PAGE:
The southern fortification walls of Methoni Castle, viewed from the Venetian-era Bourtzi fortress (below)
The Venetians built the octagonal-shaped Bourtzi fortress on a rocky islet connected to the castle by a stone-paved causeway
Methoni meanderings: Day 2 of our western Peloponnese road trip turned out to be rather “monumental” for us, figuratively speaking, as our travels took us to churches, archaeological sites and castles — some more than 800 years old — plus a place where two major Greek maritime conflicts occurred.
Next stop was the town of Pylos on Navarino Bay, where two of the most significant naval combats in Greek history took place: the Battle of Pylos which was fought in July of 425 B.C. during the Peloponnesian War, and the October 20 1827 Battle of Navarino, the most pivotal and decisive event of the Greek War of Independence from Turkey. Besides observing the bay from a variety of vantage points in and around Pylos, we managed to see some of the exterior fortification walls of the impressive Neocastro (Castle of Pylos), which was built in 1573. Unfortunately, we didn’t have time to go inside to tour the castle interior and see its remarkable hexagonal citadel.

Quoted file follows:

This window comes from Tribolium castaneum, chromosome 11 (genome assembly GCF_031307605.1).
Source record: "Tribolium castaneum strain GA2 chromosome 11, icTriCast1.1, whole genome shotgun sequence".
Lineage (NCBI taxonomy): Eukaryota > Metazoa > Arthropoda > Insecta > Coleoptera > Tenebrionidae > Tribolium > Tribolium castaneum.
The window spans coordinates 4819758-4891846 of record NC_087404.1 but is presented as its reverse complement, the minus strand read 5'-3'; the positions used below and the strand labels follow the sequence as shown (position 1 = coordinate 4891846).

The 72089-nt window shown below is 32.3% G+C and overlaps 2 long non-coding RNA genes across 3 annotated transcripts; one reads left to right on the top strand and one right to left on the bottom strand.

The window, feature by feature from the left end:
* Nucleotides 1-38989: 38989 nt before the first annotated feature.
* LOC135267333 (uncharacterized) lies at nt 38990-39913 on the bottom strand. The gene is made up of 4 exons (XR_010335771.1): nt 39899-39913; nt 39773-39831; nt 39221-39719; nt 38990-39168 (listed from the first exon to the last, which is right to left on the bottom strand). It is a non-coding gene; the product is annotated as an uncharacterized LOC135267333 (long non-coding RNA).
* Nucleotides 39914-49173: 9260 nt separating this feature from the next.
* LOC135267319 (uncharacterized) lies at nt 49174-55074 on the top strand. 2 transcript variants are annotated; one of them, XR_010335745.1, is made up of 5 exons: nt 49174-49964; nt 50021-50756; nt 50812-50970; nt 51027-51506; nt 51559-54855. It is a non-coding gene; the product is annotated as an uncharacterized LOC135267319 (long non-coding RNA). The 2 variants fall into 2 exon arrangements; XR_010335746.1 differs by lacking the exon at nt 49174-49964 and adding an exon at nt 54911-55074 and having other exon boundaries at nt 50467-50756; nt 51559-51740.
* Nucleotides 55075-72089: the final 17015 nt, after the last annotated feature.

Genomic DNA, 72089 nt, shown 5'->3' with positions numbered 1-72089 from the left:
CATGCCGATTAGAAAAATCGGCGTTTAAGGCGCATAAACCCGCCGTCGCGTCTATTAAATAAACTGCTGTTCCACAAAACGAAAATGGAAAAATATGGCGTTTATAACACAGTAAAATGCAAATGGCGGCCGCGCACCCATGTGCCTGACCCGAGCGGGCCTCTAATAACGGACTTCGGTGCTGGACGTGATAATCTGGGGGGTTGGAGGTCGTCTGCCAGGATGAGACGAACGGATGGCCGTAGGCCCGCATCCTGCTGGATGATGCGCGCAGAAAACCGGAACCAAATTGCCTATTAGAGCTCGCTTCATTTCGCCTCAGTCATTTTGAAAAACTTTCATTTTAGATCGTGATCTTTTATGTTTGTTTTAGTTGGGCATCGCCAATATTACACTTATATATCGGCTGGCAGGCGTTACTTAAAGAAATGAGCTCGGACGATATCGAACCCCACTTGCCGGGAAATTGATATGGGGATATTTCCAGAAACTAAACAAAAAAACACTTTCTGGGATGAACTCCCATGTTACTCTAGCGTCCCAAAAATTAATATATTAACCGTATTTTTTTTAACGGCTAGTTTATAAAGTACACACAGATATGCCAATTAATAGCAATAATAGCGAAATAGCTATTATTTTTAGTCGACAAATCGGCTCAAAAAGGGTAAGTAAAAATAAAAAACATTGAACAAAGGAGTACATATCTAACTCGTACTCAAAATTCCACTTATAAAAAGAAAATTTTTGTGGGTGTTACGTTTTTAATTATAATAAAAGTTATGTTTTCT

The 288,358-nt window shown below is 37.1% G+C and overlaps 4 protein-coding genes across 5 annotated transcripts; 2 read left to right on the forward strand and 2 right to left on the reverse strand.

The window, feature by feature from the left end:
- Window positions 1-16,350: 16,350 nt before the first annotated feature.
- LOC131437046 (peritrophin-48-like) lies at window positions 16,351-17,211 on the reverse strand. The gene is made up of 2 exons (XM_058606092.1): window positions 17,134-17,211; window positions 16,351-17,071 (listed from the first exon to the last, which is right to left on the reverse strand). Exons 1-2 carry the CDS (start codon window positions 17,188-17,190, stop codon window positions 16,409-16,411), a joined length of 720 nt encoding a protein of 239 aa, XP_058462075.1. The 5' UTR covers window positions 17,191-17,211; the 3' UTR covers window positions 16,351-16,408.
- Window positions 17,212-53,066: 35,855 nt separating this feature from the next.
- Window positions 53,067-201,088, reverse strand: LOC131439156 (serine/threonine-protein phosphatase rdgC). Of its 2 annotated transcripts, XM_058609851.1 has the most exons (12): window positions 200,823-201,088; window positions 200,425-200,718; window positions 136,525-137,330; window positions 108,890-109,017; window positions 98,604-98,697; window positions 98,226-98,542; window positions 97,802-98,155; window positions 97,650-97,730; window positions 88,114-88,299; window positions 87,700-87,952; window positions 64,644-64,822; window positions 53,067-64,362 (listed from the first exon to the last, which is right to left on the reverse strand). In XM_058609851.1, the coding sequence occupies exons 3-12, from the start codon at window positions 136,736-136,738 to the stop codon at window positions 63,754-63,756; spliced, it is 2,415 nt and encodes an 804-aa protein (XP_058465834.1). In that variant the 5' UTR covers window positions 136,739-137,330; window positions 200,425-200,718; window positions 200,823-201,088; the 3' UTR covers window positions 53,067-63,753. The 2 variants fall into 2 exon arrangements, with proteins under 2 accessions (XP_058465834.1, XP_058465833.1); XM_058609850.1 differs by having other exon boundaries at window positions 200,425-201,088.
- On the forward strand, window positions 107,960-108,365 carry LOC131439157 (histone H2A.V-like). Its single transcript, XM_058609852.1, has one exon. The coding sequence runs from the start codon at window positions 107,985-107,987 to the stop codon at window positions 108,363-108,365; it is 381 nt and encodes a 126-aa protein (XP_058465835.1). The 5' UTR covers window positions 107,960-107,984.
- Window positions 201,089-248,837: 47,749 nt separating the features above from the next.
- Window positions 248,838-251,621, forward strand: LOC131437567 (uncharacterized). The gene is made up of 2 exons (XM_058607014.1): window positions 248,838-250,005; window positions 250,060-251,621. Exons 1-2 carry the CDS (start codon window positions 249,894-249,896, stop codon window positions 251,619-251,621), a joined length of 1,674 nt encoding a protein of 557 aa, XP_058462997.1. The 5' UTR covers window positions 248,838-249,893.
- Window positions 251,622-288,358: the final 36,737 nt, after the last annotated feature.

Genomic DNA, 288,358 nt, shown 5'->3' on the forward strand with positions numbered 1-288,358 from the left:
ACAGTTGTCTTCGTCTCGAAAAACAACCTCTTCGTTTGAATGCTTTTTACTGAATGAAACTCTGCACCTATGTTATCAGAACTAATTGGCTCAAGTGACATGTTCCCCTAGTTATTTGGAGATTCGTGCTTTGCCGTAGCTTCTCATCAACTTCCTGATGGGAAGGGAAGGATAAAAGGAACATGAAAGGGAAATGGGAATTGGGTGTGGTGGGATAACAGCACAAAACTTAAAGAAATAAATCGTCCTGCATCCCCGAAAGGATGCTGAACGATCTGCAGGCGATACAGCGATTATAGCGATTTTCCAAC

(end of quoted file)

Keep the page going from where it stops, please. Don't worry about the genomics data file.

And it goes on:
Our final sightseeing stop was the town of Methoni, where we paid an afternoon visit to the majestic Methoni Castle.
Constructed in 1209 by the Venetians, Methoni Castle occupies a sprawling site encompassing nearly 38 hectares. The castle is so big we couldn’t explore every sector during the two hours we walked around, but we did cover a lot of ground, and managed to see the highlight attractions, including the Bourtzi sea fortress, the Ottoman baths, and the Church of the Metamorphosis Sotiros. (We might have spent more time meandering through the ruins had it not been so sunny and hot.)
The stone bridge and entrance to Methoni Castle
This pyramid-roofed building was apparently used to store munitions. The inner castle wall beside it is crumbling in places, but visitors can still walk on the top to get views of the entire castle site.
A curiosity inside the castle is a tall, red granite column topped with a Byzantine-style capital. Often called “Morosoni’s Stele,” the column is believed to have been topped with either a sculpture of the winged lion of Venice, or a bust of the Venetian Doge Francesco Morosini.
The round, domed roofs of the former Turkish baths (hamam)
A tall, arched passageway inside the fortification walls
One of the patterned floors inside the Church of the Metamorphosis Sotiros